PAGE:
Clem Schultz was sure the tornado weather forecasters were warning about was going to miss him, but he knew based on experience his Fairdale home would lose electricity. So he went to an upstairs bedroom to get camping lanterns he and his wife, Geri, would surely be using early on the evening of April 9 last year.
He looked out a window and spotted a tornado to the west. He speculated it would stay south of his community, population around 150, about 19 miles northwest of DeKalb. He decided to record its passage on his cellphone camera.
But that black monster had other intentions, hopping the railroad tracks a block away.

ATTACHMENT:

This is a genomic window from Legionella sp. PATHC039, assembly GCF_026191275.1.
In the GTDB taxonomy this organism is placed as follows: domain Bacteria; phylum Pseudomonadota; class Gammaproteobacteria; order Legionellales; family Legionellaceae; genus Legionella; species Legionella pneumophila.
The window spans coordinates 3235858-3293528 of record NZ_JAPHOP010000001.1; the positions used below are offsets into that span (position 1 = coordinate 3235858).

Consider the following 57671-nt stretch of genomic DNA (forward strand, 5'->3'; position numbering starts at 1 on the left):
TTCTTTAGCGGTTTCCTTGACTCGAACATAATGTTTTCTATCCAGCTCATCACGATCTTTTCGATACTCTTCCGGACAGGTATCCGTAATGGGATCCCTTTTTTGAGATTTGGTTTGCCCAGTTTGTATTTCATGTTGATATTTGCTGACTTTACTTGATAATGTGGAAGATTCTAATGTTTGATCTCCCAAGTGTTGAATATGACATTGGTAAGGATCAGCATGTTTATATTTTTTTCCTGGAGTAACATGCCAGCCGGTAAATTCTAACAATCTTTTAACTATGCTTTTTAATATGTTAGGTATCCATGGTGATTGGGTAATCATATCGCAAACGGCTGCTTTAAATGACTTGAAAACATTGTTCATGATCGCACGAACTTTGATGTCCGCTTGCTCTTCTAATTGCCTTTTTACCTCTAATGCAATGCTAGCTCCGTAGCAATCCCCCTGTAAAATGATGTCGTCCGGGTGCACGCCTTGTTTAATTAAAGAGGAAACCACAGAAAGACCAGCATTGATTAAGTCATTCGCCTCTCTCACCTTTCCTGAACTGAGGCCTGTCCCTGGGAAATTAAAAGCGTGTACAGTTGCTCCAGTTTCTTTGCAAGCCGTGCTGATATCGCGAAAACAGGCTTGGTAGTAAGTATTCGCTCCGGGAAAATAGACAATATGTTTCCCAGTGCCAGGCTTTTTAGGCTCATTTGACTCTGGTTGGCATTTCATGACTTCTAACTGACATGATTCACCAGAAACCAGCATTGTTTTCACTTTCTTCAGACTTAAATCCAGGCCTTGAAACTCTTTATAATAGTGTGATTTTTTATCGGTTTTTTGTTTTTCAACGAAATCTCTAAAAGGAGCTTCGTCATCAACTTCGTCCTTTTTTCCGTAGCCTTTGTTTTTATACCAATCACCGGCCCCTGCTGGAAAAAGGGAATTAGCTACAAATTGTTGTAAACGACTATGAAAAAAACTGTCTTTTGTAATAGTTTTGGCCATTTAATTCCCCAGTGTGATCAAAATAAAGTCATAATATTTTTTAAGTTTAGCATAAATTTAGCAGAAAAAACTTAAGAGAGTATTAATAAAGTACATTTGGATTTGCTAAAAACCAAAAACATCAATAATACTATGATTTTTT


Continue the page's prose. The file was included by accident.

There was no time for the 85-year-old to hurry back downstairs to the kitchen where Geri was. There was no point in getting in the cellar, which was basically a hole barely big enough to hold their furnace.
In an instant the tornado passed right through -- literally -- his house. Schultz rode the debris from the collapsing chimney down, losing his grip on the phone, getting entangled in a bedsheet, and becoming buried.
Moments later a neighbor was digging him out of the rubble. Schultz was out and standing within four minutes. The neighbor sat him down on one of the house's beams, but told him, "Don't look down."
"Why?" Schultz asked.
"Because your wife is right under you. She's dead."